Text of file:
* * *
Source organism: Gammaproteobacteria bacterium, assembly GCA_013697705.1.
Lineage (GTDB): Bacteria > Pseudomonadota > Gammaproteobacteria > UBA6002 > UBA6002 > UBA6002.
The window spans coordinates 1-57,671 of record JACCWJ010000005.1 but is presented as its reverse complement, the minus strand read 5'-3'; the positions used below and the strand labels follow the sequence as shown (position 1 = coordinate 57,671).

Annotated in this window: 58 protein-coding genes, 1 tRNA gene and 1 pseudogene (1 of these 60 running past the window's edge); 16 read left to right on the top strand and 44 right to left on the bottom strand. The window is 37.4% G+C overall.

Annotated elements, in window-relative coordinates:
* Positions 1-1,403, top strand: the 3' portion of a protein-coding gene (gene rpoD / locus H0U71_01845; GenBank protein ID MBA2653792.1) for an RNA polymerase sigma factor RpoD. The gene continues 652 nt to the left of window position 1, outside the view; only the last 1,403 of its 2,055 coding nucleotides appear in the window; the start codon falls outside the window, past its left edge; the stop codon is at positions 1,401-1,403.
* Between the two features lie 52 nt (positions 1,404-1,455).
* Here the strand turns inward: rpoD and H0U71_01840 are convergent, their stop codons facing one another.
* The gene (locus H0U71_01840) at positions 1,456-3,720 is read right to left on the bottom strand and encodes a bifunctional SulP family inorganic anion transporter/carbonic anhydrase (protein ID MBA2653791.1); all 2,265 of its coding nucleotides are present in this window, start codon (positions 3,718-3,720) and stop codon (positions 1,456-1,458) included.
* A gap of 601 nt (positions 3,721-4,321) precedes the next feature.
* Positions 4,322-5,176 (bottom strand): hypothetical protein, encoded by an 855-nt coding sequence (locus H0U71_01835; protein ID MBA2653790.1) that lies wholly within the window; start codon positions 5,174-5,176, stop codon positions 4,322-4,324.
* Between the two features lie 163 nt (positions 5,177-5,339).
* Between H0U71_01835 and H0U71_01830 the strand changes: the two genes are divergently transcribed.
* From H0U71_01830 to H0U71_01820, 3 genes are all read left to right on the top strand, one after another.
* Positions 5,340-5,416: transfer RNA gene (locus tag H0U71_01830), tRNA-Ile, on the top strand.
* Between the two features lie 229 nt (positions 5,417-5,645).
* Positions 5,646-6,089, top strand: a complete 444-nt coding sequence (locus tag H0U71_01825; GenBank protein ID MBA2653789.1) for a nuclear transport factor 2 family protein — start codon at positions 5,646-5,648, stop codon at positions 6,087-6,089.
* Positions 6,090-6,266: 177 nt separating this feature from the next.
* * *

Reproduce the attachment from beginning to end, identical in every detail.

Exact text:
Source organism: Gammaproteobacteria bacterium, assembly GCA_013697705.1.
Lineage (GTDB): Bacteria > Pseudomonadota > Gammaproteobacteria > UBA6002 > UBA6002 > UBA6002.
The window spans coordinates 1-57,671 of record JACCWJ010000005.1 but is presented as its reverse complement, the minus strand read 5'-3'; the positions used below and the strand labels follow the sequence as shown (position 1 = coordinate 57,671).

Annotated in this window: 58 protein-coding genes, 1 tRNA gene and 1 pseudogene (1 of these 60 running past the window's edge); 16 read left to right on the top strand and 44 right to left on the bottom strand. The window is 37.4% G+C overall.

Annotated elements, in window-relative coordinates:
* Positions 1-1,403, top strand: the 3' portion of a protein-coding gene (gene rpoD / locus H0U71_01845; GenBank protein ID MBA2653792.1) for an RNA polymerase sigma factor RpoD. The gene continues 652 nt to the left of window position 1, outside the view; only the last 1,403 of its 2,055 coding nucleotides appear in the window; the start codon falls outside the window, past its left edge; the stop codon is at positions 1,401-1,403.
* Between the two features lie 52 nt (positions 1,404-1,455).
* Here the strand turns inward: rpoD and H0U71_01840 are convergent, their stop codons facing one another.
* The gene (locus H0U71_01840) at positions 1,456-3,720 is read right to left on the bottom strand and encodes a bifunctional SulP family inorganic anion transporter/carbonic anhydrase (protein ID MBA2653791.1); all 2,265 of its coding nucleotides are present in this window, start codon (positions 3,718-3,720) and stop codon (positions 1,456-1,458) included.
* A gap of 601 nt (positions 3,721-4,321) precedes the next feature.
* Positions 4,322-5,176 (bottom strand): hypothetical protein, encoded by an 855-nt coding sequence (locus H0U71_01835; protein ID MBA2653790.1) that lies wholly within the window; start codon positions 5,174-5,176, stop codon positions 4,322-4,324.
* Between the two features lie 163 nt (positions 5,177-5,339).
* Between H0U71_01835 and H0U71_01830 the strand changes: the two genes are divergently transcribed.
* From H0U71_01830 to H0U71_01820, 3 genes are all read left to right on the top strand, one after another.
* Positions 5,340-5,416: transfer RNA gene (locus tag H0U71_01830), tRNA-Ile, on the top strand.
* Between the two features lie 229 nt (positions 5,417-5,645).
* Positions 5,646-6,089, top strand: a complete 444-nt coding sequence (locus tag H0U71_01825; GenBank protein ID MBA2653789.1) for a nuclear transport factor 2 family protein — start codon at positions 5,646-5,648, stop codon at positions 6,087-6,089.
* Positions 6,090-6,266: 177 nt separating this feature from the next.